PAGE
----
“Wonder Park” – PG

By David S. Adams - Guest columnist

The Story

“Can we talk about what’s going on with you?” concerned Dad (voice of Matthew Broderick) asks daughter June. “No, we can’t,” says June (voice of Brianna Denski). “Can’t we talk about anything else, please?” Central character in this animated fantasy, June misses her mother, diagnosed with a life-threatening illness, who must be away for many months. Together, they have invented “Wonderland,” a magic place where June’s cute animal toys are in charge. Now, June says, “Wonderland doesn’t exist — it never did!” That’s the setup for “Wonder Park.”

Does Wonderland exist only in June’s imagination? If so, what broken-down park does June discover in the deep woods? Can she bring this “real” Wonderland back to life? If you see “Wonder Park,” will you find answers? Maybe yes, maybe no.

The Actors

Brianna Denski leads the voice cast as precocious, science-minded, 10-year-old June who, with her devoted mother — voice of Jennifer Garner — creates an amazing, make-believe amusement park. Grieving for her absent mother, June is reluctantly on her way to summer Math Camp when she bolts from the bus and encounters her toy animals, fully alive and working to save a (maybe) real amusement park in the woods. Led by a monkey named “Peanut” (Norbert Leo Butz), the animals include “Boomer” the bear (Ken Hudson Campbell), “Steve” the porcupine (John Oliver), “Greta” the warthog (Mila Kunis), and slap-happy beavers, “Cooper” and “Gus” (Ken Jeong, Kenan Thompson).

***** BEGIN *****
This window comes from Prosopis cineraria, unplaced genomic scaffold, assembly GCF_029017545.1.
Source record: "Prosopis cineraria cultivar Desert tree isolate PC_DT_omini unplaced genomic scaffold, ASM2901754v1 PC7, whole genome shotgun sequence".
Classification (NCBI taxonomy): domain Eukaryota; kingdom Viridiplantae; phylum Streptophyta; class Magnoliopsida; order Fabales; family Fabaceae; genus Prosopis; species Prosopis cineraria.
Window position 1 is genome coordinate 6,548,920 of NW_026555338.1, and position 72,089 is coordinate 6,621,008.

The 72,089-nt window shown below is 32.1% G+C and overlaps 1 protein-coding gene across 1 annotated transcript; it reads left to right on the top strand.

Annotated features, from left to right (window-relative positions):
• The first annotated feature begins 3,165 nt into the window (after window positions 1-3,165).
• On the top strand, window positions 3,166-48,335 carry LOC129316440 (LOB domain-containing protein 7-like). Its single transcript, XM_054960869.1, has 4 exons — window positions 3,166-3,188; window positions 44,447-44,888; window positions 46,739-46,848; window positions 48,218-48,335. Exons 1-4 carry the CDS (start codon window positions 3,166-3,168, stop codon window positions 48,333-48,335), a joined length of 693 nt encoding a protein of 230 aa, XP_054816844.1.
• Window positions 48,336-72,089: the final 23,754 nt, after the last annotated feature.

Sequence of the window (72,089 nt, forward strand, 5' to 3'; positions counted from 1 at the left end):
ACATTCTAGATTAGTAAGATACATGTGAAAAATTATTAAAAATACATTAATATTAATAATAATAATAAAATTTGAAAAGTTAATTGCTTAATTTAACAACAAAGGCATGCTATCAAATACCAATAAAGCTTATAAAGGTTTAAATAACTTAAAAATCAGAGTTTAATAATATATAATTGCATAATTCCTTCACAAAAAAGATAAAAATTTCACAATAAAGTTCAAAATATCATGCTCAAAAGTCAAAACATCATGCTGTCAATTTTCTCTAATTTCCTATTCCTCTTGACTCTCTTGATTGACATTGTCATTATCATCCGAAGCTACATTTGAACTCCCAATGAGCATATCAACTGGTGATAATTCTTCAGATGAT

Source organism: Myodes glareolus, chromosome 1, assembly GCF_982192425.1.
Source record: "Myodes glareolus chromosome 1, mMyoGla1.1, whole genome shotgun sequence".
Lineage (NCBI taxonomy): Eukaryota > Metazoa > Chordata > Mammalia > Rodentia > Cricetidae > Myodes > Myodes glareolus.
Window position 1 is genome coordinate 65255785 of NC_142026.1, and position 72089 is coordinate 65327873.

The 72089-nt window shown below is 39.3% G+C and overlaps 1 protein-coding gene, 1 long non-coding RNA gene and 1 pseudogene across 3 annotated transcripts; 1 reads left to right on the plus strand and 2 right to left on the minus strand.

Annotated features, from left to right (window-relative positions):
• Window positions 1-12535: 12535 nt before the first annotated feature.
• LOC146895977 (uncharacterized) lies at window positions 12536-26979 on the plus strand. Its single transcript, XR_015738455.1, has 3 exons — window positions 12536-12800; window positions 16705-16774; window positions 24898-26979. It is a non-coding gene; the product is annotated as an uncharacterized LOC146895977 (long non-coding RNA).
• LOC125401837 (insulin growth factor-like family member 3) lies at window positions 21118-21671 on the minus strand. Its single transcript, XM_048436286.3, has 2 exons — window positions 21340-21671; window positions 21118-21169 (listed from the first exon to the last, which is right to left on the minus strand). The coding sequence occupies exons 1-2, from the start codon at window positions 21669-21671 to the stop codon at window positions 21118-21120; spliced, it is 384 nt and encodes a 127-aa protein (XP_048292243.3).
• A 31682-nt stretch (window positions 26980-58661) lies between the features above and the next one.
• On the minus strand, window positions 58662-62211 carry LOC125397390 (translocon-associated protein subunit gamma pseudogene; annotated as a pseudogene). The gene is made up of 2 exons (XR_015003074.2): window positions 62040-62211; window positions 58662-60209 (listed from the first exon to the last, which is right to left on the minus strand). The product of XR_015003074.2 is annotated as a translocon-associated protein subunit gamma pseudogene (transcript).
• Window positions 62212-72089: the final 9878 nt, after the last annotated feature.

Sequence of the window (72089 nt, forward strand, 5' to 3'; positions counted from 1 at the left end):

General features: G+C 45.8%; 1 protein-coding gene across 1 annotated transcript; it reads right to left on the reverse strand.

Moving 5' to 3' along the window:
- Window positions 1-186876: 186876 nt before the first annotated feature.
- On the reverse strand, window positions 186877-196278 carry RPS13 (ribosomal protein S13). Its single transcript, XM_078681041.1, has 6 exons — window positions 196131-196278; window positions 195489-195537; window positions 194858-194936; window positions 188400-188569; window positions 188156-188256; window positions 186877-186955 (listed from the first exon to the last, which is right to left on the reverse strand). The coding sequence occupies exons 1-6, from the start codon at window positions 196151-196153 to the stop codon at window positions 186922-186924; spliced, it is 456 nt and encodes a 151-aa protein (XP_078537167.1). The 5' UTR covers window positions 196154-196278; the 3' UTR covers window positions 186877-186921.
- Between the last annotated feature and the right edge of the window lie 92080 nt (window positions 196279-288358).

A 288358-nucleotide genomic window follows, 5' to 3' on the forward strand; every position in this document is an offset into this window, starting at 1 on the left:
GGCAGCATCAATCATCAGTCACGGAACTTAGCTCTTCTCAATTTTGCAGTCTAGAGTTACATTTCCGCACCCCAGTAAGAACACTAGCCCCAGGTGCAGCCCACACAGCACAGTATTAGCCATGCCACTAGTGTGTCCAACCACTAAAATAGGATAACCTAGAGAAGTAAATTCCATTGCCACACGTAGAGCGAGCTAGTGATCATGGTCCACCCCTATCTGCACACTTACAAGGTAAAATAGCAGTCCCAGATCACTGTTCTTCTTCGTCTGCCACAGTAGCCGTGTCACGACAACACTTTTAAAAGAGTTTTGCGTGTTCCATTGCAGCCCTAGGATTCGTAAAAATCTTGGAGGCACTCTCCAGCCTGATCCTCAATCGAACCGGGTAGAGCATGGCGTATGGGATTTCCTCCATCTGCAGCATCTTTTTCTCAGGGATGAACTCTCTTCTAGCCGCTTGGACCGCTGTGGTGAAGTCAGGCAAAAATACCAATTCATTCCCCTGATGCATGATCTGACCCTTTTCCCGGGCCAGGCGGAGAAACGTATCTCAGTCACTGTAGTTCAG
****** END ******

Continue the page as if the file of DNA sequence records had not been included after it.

Others in the voice cast include Matthew Broderick as June’s loving father and Sofia Mali as young June. Dev Michael Urbas is June’s geeky, big-glasses neighborhood friend, Banky.

Other Comments

“Wonder Park” is a CGI animated adventure with three things most kids love: a plucky heroine, colorful and chaotic chase sequences, and funny talking animals. Unfortunately, “Wonder Park” does not have much else to offer. Missing is a logical narrative that older viewers can follow. Josh Appelbaum, Andre Nemec and Robert Gordon wrote “Wonder Park” and intend to tell (my best guess) June’s story: how an inventive and intelligent young girl, fearful that she will lose her beloved mother, worries that she will also lose her own creativity. “Wonderland,” lost in the woods and fallen into disrepair, represents both June’s mother and June’s own creative self. It’s a metaphor. Perhaps.

Rated PG for mild thematic elements and action, “Wonder Park” runs 85 minutes. Interestingly, no one is credited with being the film’s director. Maybe no one really knows what’s going on.

Final Words

Animated “Wonder Park,”

Do you think it does exist?

Maybe yes, maybe no —

This movie, too, could be missed


By David S. Adams

Guest columnist

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